Mark Bent explains features on the solar powered flashlight. (Courtesy of Mark Bent)

GELLERMAN: There are a number of companies that actually make solar flashlights. What makes your idea so special is, well, is the marketing.

BENT: Yeah, what I wanted to do was to get lights to people that really needed them that couldn’t afford them. The World Bank estimates that the average African spends up to one third of their income on kerosene. But look at the economic benefit to an African. If you’re taking away 30 percent of their expenditures you’re giving them a 30 percent raise basically because no longer do they have to pay for the kerosene. You’re allowing them to have a massive economic upgrade in their lives.

Africans aren’t stupid, they just don’t have capital. They don’t have the ability to put things on a credit card, for example, like we do. And so if you give them a 30 percent increase in their disposable income they’ll spend it on an extra chicken or they’ll spend it on extra land to grow tomatoes or maize. And they will be able to leap out of that bottom level of poverty because it gives them that little bit of a head start. All this does is give them that head start which I think is fantastic.

GELLERMAN: What is the saying, “It’s better to light a single candle than to curse the darkness?”

Mark Bent demonstrates the solar powered flashlight in a refugee camp in Fugnido, Ethopia. (Courtesy of Mark Bent)

BENT: That’s a good phrase. You know the problem right now is the children, most of the children in Africa have to work just to survive. They work in the fields or they work in cottage industries or they take care of livestock. So they come home at the end of the day and they want to read but they can’t because their parents can’t afford the kerosene. I was talking last week to the ambassador to Botswana, a brilliant man, very very nice man. And with tears in his eyes he told me that his grandmother had enough money to pay for kerosene, his parents didn’t, so he got out of the village because he could read. And here’s a man at the top of his field, the ambassador to the United States and he sat in his office with me and it was very touching to hear how lighting had made a difference in his life.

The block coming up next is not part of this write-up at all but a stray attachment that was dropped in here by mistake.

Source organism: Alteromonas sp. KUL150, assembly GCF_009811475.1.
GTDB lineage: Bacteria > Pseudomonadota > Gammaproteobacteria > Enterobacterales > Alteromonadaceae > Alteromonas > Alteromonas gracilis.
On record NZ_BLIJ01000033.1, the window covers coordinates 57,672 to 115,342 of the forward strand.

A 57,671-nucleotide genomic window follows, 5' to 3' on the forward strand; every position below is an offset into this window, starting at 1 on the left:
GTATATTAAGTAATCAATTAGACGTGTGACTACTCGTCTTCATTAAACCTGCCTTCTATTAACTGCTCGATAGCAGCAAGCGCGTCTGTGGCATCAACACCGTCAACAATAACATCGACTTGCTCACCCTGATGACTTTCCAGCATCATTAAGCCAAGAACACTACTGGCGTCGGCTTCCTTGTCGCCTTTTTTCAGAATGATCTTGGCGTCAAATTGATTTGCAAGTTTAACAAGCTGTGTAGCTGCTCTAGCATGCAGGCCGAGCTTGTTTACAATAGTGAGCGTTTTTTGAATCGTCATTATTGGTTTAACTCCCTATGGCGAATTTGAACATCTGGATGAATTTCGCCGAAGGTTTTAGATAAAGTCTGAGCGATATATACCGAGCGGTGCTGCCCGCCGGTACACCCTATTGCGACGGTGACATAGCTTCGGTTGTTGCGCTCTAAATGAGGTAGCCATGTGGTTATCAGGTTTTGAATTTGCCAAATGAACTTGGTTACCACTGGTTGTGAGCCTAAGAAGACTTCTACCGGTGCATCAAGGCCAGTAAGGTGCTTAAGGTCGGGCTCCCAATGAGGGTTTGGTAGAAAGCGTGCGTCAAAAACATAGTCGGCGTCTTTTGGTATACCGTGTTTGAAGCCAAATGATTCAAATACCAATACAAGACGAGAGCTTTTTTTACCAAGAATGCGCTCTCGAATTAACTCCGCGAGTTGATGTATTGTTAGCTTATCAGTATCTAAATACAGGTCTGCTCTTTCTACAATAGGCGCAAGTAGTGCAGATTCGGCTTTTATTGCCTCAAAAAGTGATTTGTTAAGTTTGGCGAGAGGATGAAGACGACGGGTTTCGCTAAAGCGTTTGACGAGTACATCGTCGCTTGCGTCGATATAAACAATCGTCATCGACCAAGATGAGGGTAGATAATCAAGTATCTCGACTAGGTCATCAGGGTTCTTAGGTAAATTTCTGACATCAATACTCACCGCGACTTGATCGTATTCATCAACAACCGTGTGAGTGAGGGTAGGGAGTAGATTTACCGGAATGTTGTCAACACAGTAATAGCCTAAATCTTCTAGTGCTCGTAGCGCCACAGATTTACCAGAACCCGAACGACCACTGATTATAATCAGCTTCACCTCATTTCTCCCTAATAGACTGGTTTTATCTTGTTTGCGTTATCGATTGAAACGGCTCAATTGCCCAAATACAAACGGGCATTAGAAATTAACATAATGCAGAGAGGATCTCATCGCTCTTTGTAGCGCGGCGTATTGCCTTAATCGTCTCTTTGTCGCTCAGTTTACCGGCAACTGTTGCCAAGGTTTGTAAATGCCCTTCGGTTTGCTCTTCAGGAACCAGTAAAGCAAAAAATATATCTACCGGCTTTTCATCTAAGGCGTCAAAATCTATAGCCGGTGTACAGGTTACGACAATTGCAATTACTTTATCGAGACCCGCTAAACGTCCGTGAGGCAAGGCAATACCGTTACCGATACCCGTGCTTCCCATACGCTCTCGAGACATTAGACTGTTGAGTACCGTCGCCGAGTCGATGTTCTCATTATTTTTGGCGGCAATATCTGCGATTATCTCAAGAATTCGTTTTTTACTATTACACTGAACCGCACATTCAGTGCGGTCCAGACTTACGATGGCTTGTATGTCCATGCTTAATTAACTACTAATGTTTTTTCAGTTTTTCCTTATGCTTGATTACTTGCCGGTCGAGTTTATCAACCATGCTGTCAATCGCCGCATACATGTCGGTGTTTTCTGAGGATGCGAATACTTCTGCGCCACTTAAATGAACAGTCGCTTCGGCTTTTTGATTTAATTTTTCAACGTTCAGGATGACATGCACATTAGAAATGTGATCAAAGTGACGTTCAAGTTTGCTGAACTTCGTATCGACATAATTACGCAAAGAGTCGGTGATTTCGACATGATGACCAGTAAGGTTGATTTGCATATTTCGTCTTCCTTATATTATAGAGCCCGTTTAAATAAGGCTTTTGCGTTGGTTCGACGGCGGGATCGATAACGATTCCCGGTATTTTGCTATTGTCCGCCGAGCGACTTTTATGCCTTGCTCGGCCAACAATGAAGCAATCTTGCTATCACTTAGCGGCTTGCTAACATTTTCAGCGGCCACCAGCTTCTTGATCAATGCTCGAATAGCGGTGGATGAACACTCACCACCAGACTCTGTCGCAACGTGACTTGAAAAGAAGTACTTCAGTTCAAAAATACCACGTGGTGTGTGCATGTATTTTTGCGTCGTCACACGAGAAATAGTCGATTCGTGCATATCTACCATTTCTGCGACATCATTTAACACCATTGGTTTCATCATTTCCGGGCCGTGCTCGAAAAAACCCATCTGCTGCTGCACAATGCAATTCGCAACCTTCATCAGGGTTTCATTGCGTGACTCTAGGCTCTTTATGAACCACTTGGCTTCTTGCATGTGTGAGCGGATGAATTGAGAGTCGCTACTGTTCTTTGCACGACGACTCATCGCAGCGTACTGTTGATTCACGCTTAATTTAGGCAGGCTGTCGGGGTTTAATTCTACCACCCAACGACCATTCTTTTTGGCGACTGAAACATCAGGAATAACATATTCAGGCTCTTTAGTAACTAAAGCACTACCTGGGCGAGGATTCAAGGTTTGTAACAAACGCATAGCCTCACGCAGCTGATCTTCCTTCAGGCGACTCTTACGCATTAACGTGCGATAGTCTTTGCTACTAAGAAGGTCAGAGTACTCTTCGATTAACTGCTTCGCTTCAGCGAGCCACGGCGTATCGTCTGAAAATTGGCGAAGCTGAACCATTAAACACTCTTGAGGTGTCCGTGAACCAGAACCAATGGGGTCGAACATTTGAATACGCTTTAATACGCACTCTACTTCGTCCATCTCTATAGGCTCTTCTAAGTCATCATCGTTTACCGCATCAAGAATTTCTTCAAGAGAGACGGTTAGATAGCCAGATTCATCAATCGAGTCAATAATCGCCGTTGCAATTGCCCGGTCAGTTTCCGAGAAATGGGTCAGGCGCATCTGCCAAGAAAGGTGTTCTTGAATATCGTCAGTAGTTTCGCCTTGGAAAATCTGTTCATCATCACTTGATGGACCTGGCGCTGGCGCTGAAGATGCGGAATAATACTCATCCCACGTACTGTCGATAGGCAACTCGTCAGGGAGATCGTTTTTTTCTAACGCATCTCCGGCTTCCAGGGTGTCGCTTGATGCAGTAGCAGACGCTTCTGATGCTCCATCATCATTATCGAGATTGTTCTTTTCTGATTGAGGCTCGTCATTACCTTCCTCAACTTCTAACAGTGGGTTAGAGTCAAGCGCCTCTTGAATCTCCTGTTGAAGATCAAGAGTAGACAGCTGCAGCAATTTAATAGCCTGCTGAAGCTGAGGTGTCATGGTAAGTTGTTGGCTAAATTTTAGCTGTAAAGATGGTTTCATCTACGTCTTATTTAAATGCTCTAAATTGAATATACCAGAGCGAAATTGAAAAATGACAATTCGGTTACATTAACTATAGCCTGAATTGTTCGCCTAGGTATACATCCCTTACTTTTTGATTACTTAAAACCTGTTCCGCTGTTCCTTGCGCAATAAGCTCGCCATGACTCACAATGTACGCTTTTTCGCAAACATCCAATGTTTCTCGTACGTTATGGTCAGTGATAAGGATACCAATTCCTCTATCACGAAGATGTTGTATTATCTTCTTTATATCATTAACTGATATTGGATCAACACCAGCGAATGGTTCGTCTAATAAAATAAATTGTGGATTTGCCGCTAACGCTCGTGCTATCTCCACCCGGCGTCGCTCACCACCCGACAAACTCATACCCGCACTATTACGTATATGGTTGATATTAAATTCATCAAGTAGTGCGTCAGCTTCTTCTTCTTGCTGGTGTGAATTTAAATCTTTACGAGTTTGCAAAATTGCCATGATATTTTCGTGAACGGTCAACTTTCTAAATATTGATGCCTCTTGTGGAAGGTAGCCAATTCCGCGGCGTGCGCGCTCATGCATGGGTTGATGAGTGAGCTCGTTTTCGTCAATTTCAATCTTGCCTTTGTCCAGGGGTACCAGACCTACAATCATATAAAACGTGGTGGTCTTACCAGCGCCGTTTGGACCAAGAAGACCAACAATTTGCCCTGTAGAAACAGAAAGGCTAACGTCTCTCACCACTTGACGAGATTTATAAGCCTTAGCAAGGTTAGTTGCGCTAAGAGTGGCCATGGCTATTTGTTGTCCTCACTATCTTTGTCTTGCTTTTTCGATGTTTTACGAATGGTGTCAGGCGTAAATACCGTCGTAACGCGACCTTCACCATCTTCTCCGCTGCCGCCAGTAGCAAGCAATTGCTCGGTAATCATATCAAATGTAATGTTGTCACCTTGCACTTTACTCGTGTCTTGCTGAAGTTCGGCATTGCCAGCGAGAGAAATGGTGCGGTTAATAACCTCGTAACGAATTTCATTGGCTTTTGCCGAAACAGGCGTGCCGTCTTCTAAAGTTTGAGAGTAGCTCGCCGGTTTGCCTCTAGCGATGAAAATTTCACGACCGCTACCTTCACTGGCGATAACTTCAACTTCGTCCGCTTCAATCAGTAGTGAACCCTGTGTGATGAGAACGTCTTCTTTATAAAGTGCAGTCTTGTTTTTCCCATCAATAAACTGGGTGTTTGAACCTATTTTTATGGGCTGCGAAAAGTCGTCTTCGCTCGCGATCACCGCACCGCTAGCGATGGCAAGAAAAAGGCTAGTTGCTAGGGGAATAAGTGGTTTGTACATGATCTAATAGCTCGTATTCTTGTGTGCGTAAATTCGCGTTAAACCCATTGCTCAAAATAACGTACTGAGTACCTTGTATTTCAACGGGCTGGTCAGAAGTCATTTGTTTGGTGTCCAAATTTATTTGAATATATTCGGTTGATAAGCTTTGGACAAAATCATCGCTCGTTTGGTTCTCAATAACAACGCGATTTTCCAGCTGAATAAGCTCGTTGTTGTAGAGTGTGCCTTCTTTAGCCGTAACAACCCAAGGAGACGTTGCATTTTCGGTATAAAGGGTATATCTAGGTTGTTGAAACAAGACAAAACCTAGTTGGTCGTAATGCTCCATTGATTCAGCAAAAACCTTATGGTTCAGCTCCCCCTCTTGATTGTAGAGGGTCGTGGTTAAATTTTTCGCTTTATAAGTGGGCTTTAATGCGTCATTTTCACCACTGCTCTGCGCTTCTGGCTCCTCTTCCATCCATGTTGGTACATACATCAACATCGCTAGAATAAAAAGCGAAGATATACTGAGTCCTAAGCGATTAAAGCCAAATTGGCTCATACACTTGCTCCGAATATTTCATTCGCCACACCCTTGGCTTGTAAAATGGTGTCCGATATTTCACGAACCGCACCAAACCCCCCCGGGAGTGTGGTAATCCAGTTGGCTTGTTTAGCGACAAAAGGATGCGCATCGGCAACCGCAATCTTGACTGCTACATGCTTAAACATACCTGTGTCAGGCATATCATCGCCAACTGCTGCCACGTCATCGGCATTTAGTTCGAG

What I wanted to do was to give them, the Africans, something that empowers them. And it’s an amazing thing. It helps out with education, it helps out with the environment, security in refugee camps. One of the big problems in refugee camps at the UN is violence, sexual violence at night. So we designed this with a finger grip on one side so a woman at night can reach out and touch it and know exactly where the light switch is. It has a glow in the dark ring on it that actually my 15-year-old daughter came up with the idea of doing that. So it really impacts people’s lives in an amazing way.

GELLERMAN: It’s amazing that one light can make such a difference. That’s what’s so stunning about this to me.

BENT: It’s a great feeling when I get discouraged or I get depressed and I think that there’s someplace in the world that’s dark right now and there’s a little kid that’s reading because of my light. We got a note the other day from one of the Sudanese that’s in a refugee camp in Ethiopia and the refugee said that he’d never had such privilege in his life. And it just broke my heart that here we gave him a light, you know, a light that to us is basically a toy but to him it’s the greatest privilege he had. He had no other privilege like that in his life. And that amazes me that something as simple as some plastic and LEDs and a solar panel changes somebody’s life that way.

GELLERMAN: Well, Mark, thank you very much.

BENT: Thank you, Bruce.

GELLERMAN: Mark Bent is founder of Sun Night Solar, makers of the Bogo light.

[MUSIC: The Album Leaf “The Light” from ‘Into The Blue Again’ (Sub Pop Records – 2006)]



BoGo Light

The United Nations High Commission on Refugees